infectious disease

Kristin Gourlay / RIPR

Rhode Island is facing a litany of serious health issues – from a rising number of overdose deaths to a spike in sexually transmitted infections. It’s up to the new director of the state’s health department, Dr. Nicole Alexander-Scott, to address those epidemics and more. Scott is an infectious disease doctor who has spent the past few years consulting with the Department of Health. We recently sat down with her to learn more about how she’s approaching her new role.

It's sinister, this virus: hepatitis C can live in the body for decades before causing any noticeable symptoms. By then, the symptoms could be serious: at the worst, cirrhosis or liver cancer. Most people who have hepatitis C don't know it. In this case, what you don't know can hurt you, or even kill you.

Timothy Flanigan

A Rhode Island doctor has just returned from Liberia where for three months he trained health care workers fighting the deadly Ebola virus. Dr. Timothy Flanigan is one of several Rhode Islanders who have traveled to the West African nation to fight the disease that the World Health Organization estimates to have killed some 6500 people.

Shortly after arriving back home, he sat down with me to talk about what he saw and where he sees hope.

You can listen to our conversation here.

Jake Harper / RIPR

One infectious disease – Ebola – is dominating the headlines now. But there’s another that affects far more people around the world, including here in the U.S.


The mother of the Rhode Islander diagnosed with Ebola says she first learned their son might have Ebola early Thursday morning. Diana Mukpo said when she first got the call, her heart sank. Then the fear set in. Her son, Ashoka Mukpo, quarantined himself as soon as the fever set in. And Doctors Without Borders confirmed the diagnosis that day.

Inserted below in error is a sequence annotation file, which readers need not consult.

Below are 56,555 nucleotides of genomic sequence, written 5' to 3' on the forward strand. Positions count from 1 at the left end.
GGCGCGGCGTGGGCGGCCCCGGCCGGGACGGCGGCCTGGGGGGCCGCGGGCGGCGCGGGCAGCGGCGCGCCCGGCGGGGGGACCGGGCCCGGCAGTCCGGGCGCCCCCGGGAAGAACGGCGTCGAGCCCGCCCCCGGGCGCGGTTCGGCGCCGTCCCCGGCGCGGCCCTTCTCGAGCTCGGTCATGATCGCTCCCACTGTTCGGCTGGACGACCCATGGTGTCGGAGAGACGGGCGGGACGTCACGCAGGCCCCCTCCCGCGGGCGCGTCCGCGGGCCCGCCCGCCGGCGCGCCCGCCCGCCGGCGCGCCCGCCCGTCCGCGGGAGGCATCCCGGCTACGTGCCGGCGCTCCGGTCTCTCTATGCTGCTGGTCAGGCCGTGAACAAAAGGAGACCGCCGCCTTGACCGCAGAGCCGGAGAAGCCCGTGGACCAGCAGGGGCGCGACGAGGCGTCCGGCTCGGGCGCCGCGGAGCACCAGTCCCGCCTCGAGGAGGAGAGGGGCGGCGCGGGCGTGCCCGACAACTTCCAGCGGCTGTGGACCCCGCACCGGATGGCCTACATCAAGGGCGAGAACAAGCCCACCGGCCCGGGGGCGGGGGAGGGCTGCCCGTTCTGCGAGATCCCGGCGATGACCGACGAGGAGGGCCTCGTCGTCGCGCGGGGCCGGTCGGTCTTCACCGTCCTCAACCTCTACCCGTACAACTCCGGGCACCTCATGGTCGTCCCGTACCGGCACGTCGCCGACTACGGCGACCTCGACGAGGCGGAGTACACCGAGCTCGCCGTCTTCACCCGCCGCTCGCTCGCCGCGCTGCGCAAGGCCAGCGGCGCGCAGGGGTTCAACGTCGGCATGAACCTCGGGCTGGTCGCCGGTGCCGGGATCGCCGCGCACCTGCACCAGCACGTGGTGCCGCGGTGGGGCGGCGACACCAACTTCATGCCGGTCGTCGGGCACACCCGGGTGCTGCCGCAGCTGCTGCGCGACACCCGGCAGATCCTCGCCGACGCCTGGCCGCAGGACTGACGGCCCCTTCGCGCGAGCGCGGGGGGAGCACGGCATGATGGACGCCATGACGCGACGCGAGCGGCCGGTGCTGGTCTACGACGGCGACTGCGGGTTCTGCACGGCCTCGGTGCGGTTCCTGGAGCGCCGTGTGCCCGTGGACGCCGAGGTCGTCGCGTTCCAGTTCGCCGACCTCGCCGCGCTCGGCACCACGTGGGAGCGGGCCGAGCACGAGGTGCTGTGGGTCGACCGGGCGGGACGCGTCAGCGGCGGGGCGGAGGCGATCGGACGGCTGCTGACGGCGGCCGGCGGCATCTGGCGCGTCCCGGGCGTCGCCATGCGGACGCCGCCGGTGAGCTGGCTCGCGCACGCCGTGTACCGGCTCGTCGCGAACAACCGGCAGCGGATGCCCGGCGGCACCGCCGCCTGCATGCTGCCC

Her son had been to Liberia before to do development work, but returned after the Ebola outbreak to report on it.

Kristin Gourlay / RIPR

A child from Rhode Island has died from a combination of infections, including enterovirus D68, or EV-D68. It’s one of the first known deaths with some kind of link to EV-D68. What role the respiratory virus played in the child’s death is still unclear.

Rhode Island’s first case of enterovirus D68 has been confirmed by the Centers for Disease Control and Prevention. The virus is responsible for some hospitalizations, but so far no deaths.

Rhode Island’s first case of the respiratory virus has been confirmed in an adult, who was recently hospitalized but has been discharged. It’s already been confirmed in neighboring states. Rhode Island sent a batch of specimens to the CDC for testing, and this is the first to come back positive.

Rhode Island health department officials do not expect to see any Ebola cases in the state. But they’re preparing anyway.

Rhode Island’s health department director Dr. Michael Fine says his agency knows how to handle an infectious disease outbreak. And one of the first lines of defense against Ebola includes health care workers and hospitals.

“What we’re trying to do is make sure that everyone understands what they have to do should a traveler come here from an endemic area," said Fine.

Kristin Gourlay / RIPR

A Rhode Island Hospital study has found a rise in the number of antibiotic resistant urinary tract infections. That’s coupled with an overall increase in these kinds of infections throughout the state.

Centers for Disease Control and Prevention

The CDC released an update today on the nation's and individual state's progress toward reducing the rate of infections acquired in hospitals. The headline, nationwide, is that we're making progress. In Rhode Island, not as much.